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Old 22-02-2005, 05:08 PM
Kay
 
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In article , Jim Lesurf [email protected]
and.demon.co.uk writes

Alas, I wasn't able to start the process until June-July as I didn't have
the time, etc, pre-retirement. I certainly found that one or two 'bombing
raids' had little effect, so just went on repeating the raids every few
weeks as chances arose. After a while the ground elder started to take the
hint and turn brown, shrivel, etc.


How long did you wait for repeat applications? Glyphosate is a systemic,
which means it has to be absorbed by the plant's leaves, then starts
acting on its growth, so it's about three weeks before you see any
effect - before that, the plants are apparently growing healthily.

It may be that the turning brown etc was all a result of your first
application after all ;-)

I assumed that the resiliance was due to the ground elder having extensive
roots, so requiring a lot of poison to kill.


Waxy leaves meaning inefficient uptake seems to be a main factor in
glyphosate effectiveness, but this doesn't apply to ground elder.

I hope to start a 'new campaign' soon, and then start some digging and
riddling of the areas


Not as bad as it sounds. The roots only go down about a foot, are easy
to recognise once you have your eye in, are not particularly brittle,
and have a pleasant smell.

where I hope to start growing some flowers. My
thought at present is to concentrate on annuals as these (I think) will
give quicker initial results,


Broadly true. Slugs can be a problem with seeds sown in situ.

and I will be less worried later on if they
become damaged by fresh campaigns against the ground elder. Does that make
sense?


It gives you a gap in winter when you can do another digging campaign.
But it will be very hard to use glyphosate while the bed is planted, as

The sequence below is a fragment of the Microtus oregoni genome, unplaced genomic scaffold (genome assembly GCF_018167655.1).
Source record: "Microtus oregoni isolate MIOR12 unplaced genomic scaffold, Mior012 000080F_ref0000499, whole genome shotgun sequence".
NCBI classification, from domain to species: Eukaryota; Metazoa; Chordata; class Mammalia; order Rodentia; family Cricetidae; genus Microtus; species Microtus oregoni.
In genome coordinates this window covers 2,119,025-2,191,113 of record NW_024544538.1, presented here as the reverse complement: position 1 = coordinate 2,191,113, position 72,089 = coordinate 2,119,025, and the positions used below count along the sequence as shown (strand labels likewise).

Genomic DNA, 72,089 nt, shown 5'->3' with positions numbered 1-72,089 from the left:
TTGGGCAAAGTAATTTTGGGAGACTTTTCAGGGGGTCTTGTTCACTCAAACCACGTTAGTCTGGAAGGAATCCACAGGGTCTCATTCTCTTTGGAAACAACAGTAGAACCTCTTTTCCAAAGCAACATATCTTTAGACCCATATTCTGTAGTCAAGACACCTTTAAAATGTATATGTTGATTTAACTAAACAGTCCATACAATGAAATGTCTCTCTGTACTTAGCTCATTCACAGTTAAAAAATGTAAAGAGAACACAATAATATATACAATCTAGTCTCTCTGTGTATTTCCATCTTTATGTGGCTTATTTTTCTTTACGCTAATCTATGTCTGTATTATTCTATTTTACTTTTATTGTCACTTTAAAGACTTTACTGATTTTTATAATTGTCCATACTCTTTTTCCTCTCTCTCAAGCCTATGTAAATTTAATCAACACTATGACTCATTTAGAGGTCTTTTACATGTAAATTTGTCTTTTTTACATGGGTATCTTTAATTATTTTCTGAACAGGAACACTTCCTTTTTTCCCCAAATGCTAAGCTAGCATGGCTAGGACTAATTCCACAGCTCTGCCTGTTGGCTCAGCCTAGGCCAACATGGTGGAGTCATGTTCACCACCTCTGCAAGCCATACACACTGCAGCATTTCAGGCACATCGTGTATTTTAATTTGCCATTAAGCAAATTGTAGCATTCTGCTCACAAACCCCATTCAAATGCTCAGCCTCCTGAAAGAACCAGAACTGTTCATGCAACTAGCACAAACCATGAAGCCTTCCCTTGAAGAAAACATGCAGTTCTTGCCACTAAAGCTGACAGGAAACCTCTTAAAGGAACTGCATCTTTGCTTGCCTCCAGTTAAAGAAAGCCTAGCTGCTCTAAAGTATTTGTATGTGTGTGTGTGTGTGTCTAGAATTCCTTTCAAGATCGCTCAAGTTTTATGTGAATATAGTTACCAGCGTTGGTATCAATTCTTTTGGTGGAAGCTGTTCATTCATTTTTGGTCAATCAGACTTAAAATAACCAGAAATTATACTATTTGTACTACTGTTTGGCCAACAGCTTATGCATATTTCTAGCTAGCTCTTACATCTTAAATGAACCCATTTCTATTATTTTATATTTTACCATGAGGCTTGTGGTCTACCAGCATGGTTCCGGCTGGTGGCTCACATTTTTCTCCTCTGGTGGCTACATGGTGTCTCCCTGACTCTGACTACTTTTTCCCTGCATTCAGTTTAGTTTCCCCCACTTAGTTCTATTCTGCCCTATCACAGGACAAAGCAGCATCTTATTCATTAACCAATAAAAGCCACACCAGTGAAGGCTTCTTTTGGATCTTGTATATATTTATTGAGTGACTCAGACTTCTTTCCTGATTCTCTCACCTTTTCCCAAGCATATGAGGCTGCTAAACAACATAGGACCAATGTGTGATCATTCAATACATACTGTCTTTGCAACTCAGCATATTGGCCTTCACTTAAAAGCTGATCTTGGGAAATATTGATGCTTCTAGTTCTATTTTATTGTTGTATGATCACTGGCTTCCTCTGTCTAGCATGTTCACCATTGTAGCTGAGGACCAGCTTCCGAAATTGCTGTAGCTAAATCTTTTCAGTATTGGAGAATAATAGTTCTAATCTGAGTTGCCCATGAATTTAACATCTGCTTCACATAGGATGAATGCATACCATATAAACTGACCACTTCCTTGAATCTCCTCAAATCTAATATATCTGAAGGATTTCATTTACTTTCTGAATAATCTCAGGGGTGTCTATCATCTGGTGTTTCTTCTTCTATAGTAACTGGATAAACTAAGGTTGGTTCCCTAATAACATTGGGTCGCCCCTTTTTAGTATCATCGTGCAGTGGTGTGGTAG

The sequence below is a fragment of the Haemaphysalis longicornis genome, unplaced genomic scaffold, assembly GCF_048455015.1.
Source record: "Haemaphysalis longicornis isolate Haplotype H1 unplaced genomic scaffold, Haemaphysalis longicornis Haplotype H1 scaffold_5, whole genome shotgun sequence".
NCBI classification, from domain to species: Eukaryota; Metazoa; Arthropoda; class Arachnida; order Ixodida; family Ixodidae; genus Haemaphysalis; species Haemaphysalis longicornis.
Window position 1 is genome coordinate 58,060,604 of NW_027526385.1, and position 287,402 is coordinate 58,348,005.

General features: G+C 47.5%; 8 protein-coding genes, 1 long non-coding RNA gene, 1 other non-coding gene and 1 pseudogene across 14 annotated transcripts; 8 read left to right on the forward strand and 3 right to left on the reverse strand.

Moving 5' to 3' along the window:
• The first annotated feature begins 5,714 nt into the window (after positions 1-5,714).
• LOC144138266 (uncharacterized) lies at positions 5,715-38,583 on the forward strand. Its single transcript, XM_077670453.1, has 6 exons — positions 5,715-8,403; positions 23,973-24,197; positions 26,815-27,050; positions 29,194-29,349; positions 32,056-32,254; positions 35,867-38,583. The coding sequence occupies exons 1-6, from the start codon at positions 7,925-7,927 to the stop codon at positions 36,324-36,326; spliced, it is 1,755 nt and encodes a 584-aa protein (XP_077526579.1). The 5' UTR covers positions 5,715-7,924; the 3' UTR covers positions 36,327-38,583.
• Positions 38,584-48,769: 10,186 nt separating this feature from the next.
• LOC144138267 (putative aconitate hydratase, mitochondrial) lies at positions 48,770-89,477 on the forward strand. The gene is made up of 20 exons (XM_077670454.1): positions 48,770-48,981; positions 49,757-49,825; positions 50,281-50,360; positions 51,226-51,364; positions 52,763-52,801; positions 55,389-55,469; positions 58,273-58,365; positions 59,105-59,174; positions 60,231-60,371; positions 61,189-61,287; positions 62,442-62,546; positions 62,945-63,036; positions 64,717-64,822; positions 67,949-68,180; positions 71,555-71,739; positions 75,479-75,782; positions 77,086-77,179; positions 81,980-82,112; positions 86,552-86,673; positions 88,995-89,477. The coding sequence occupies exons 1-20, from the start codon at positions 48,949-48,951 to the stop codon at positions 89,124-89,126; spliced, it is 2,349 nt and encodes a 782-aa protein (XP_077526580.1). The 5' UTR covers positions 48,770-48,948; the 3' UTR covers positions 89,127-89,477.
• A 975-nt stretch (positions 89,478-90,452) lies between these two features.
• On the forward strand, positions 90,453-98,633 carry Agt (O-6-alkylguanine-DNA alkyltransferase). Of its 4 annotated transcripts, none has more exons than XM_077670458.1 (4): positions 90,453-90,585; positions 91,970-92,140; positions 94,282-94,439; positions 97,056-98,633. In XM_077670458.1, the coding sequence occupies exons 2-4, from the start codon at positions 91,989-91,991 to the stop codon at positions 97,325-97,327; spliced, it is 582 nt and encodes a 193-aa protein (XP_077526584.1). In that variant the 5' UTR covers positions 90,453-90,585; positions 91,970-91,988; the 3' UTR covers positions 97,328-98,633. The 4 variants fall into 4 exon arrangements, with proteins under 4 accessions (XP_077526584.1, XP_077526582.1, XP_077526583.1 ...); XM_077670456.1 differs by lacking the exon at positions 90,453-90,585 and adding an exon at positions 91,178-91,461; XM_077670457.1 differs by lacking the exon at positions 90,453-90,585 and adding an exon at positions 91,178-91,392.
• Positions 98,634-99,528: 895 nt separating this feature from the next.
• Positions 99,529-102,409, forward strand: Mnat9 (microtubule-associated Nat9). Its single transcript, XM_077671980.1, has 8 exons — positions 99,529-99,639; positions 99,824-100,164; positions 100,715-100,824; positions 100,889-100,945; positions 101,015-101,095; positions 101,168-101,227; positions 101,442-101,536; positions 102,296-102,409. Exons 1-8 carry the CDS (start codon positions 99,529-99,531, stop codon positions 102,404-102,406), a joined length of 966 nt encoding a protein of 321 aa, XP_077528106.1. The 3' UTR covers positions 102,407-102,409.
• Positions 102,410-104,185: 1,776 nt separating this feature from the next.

its systemic action means that just one leaf sprayed in error can kill
the plant. And come winter the ground elder won't be actively growing,
so the glyphosate won't be effective then.

Yes, you can brush glyphosate on to individual ground elder leaves, but
is that any easier than digging out roots?

| The worst 'snag' has been that raspberries/tayberries (which we like)
| have spread around the garden, and - to my ignorant view - their
| leaves look a lot like the ground elder. I tried to avoid 'collateral
| damage' but I fear this may not have been entirely successful. :-/


Enough will live. They are hard to kill.


Try looking at stems rather than leaves. Whichever way, you'll
eventually get your eye in. Hand weeding has improved my plant
identification no end!

I have noticed. :-) I seem to have 'discouraged' the ground elder a bit,
and helped clear a bit of space to give new plants a chance. But there is
still ground elder around, so I guess this is an ongoing war.


You'll win eventually.

You do know that there is a variegated form of ground elder which is
sold by garden centres as a garden plant? ;-)

I have done the same.


| We already have a fair number of bluebells. (ahem, Scottish ;- ).